Is silence golden?

In these times of instant updates and reaction on social media sites, is silence from a corporate PR department golden?

There is an interesting article in this week’s Radio Times by Justin Webb.   He suggests that being open is easier said than done and

…is it possble that the smart response to the public is sometimes, still, silence?

I think not.

He gives an example of a Quantas social media campaign to improve their image after a strike.   A prize was offered for people who “named their dream luxury flight experience”.     They got bombarded instead by people who wanted to stick two fingers up to them as a company and didn’t want the prize.   A massive fail.

McDonalds this week ran a similar  Twitter campaign trying to promote their commitment to fresh produce from wholesome farmers.   So they started the #MeetTheFarmers hashtag.

If you don’t tweet a # is something that Tweeters add to Tweet and then other Tweeters can click on this and see what everybody is saying about that topic.

That was fine until they then changed the # to #McDStories and then the # got hijacked.     Tweeters started using it to tell their own stories of food poisoning / losing weight when no longer working there / fingernails in food.

It then went viral and is viewed as a huge PR fail.  Particuarly then when McDonalds fell silent.

Last night a story broke about LA Fitness that makes horrific reading.

Within 20 minutes this story had gone viral due to Tweeters outraged at the stance of this gym chain.

What was the response from LA Fitness?  “No Comment”.   And then seven hours later they Tweeted this:

We would never wish to cause distress to any of our members & offer a wide variety of contract terms which are explained fully on joining.

Seven hours of silence as this story had gone worldwide and this is the response?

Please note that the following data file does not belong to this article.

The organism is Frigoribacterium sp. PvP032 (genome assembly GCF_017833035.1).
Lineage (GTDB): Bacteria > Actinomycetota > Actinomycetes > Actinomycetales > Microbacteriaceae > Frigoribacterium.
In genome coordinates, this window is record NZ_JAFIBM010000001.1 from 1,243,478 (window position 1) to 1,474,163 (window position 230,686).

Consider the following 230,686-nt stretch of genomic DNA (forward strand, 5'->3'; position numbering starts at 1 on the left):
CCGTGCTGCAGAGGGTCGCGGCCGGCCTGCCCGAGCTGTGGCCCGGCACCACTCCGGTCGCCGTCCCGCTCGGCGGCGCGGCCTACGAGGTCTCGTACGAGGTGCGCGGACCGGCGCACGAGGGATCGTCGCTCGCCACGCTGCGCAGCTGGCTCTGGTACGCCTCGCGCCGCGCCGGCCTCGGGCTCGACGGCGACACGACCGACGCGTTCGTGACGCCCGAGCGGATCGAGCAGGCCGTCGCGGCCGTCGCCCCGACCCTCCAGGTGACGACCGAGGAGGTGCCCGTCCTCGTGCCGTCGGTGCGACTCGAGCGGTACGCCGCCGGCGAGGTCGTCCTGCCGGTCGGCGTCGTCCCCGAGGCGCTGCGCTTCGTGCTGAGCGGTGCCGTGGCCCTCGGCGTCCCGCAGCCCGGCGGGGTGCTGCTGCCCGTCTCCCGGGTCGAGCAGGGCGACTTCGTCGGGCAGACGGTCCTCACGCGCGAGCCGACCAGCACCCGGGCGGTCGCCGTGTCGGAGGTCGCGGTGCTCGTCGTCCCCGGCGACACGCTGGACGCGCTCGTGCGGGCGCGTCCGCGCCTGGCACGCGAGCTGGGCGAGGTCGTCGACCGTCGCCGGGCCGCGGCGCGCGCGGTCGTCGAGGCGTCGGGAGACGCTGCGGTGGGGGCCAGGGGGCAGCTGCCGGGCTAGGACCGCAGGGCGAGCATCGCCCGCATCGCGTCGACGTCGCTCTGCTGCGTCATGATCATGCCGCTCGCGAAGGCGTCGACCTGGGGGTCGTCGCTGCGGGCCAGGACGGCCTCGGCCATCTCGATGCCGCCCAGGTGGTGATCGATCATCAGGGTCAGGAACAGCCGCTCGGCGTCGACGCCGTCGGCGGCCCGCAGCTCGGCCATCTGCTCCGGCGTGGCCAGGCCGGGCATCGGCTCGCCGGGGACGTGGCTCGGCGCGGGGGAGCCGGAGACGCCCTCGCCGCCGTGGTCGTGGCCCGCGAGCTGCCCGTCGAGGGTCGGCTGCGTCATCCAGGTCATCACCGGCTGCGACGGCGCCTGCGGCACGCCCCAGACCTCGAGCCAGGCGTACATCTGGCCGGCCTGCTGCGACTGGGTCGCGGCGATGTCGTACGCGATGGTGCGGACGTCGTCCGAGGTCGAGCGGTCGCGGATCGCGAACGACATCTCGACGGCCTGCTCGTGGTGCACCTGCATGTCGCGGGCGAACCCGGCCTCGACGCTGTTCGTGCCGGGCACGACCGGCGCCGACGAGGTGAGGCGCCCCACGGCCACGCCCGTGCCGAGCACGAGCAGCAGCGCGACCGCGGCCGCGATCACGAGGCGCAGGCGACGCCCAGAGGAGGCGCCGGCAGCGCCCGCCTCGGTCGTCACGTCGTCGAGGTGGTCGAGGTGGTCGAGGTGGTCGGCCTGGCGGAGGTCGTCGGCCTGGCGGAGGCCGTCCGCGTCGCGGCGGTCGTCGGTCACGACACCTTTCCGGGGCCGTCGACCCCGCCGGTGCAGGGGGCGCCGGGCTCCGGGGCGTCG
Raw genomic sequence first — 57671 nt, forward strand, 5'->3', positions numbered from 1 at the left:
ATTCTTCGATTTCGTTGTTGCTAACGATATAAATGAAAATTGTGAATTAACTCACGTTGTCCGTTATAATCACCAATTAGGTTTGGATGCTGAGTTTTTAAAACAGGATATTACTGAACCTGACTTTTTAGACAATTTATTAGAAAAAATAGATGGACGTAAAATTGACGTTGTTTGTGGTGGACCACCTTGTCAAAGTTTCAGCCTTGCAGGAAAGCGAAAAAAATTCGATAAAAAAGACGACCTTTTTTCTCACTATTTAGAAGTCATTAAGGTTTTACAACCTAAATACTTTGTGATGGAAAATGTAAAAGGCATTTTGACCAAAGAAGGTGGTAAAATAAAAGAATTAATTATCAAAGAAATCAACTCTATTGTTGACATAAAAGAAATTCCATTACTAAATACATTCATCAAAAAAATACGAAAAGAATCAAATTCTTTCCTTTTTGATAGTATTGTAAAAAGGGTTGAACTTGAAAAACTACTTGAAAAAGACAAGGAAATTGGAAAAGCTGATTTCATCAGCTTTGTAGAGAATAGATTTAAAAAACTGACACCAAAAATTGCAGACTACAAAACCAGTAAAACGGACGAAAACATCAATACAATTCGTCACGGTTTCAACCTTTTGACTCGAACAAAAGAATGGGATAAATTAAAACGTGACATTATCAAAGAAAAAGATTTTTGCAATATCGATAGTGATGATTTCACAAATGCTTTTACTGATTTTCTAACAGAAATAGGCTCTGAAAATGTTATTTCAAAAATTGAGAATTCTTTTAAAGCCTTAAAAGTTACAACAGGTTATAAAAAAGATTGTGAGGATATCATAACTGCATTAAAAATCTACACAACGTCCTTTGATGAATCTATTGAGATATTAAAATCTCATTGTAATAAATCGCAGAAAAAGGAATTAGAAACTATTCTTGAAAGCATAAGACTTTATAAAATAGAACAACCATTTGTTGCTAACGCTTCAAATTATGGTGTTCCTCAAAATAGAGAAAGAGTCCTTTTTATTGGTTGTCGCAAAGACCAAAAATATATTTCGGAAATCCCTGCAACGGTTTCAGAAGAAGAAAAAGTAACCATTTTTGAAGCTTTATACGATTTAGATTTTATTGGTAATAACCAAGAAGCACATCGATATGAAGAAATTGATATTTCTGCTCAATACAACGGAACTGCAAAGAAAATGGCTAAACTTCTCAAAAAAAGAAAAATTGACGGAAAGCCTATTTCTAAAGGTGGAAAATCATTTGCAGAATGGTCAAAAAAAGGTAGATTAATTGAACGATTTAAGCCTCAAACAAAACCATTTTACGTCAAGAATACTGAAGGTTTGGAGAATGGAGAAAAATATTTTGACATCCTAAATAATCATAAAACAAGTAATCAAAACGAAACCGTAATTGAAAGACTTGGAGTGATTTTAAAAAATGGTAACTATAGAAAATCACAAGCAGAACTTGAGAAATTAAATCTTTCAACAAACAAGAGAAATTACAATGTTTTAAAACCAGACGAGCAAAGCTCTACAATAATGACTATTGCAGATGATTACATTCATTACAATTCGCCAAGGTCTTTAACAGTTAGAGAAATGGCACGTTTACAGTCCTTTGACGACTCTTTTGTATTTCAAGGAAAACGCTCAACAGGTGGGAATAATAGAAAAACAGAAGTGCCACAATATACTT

When will companies realise they cannot allow this to happen?  They cannot be silent anymore.  They cannot run the risk of saying nothing as their company’s reputation is destroyed in minutes.

When will they realise that disgruntled customers won’t just tell their mates in the pub.  They will tell their 500 followers who will tell their 500 who will each tell theirs and before you know it millions are reading about it.

Companies really do need to wake up and realise that they cannot allow this to happen.  They need to react and respond appropriately.

Silence is not golden anymore.




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  • I missed this last night, so thanks for bringing it to my attention. I cancelled my membership with LA fitness last month, after my initial 12 month contract. During that 12 months I didn’t use it often enough and when I did the gym was often understaffed and various equipment broken …. Is this value for money ???

    LA Fitness be ashamed …. Very ashamed !!!

  • Brilliant stuff, and highlights exactly how the biggest corporations are failing abysmally at social media. The risks of going silent when the PR company clock off at 5 are evident- if you’re going to be present online, you need to be present 24/7. To go quiet when a Twitstorm hits does a hundred times more damage to your image and position than the original problem ever could have done.

  • I agree with you – companies need to be much more careful with their communication with their customers and their response to a complaint that goes viral.